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As U.S. hops soar in price craft brewers are urged to use home-grown varieties

Added: Monday, May 19th 2014

Ali Capper

British craft brewers could struggle to buy American hops as a result of a sharp rise in price – and they’re being urged to turn to home-grown hops instead. Ali Capper of the British Hop Association(pictured) says the surge in demand for hops in the United States has doubled the price of specialist aroma varieties to $7-$10 per pound over the past five years – the highest since 2007-8 when the market was hit by a severe drought.

Ali Capper told the Publican’s Morning Advertiser that some American aroma hops had become fashionable and many British craft brewers insist on using them. But she warned that the rapid growth of the American craft brewing movement could lead to shortages in a few years’ time.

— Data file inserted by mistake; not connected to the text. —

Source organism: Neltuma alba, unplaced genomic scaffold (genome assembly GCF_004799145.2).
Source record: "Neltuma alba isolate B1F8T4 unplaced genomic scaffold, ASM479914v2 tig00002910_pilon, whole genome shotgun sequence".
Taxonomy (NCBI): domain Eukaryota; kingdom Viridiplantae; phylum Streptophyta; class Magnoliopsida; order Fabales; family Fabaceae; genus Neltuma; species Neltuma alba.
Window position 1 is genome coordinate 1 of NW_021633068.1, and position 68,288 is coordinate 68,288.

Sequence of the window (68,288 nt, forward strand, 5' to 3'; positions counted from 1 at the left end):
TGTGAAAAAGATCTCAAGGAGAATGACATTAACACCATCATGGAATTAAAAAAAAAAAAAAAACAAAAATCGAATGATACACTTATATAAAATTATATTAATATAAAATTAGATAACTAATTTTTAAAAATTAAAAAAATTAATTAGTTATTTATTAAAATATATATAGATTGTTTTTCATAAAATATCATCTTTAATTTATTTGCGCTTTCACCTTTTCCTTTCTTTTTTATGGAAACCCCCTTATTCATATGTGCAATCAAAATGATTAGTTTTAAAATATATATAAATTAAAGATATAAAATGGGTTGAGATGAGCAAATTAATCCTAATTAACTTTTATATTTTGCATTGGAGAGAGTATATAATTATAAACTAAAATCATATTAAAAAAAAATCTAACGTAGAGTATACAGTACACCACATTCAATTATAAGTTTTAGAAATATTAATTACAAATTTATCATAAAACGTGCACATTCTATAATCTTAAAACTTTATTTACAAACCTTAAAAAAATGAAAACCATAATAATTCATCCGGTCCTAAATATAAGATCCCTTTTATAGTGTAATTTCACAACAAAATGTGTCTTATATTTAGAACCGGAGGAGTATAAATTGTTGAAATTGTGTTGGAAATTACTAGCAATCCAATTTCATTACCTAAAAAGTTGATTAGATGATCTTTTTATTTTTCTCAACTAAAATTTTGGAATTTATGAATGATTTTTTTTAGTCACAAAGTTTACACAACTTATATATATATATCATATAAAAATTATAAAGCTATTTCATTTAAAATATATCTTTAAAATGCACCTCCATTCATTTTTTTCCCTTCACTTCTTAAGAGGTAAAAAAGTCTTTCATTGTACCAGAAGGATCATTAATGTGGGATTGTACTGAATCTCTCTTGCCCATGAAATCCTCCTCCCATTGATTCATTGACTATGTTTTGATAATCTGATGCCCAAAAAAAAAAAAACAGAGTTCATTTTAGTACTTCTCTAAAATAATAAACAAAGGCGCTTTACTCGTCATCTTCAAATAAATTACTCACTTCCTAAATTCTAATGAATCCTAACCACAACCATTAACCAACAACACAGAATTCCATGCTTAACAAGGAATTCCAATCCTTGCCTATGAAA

And she added that any adverse weather conditions in Germany and the U.S. – each responsible for 35% of world hop production – could also have an impact.

“I hope British brewers won’t forget about British hops – we’re still here and we’d love to have your business.”

James Cuthbertson of Dark Brewing Company in Sussex said: “With the rise of craft beer here and in the U.S., the demand for hops is going to outstrip supply so you might see a price rise here. For new breweries coming in to the market, it might be tricky to source hops but from our point of view it’s not a problem as we secure our hops in advance.”

Shepherd Neame of Faversham in Kent says it sources 95% of its hops for ale brewing locally. Head brewer Richard Frost said: “We have been using the same growers for generations. We work on long-term buying agreements through hop merchants and we do not expect to be affected.”

*Source: Publican's Morning Advertiser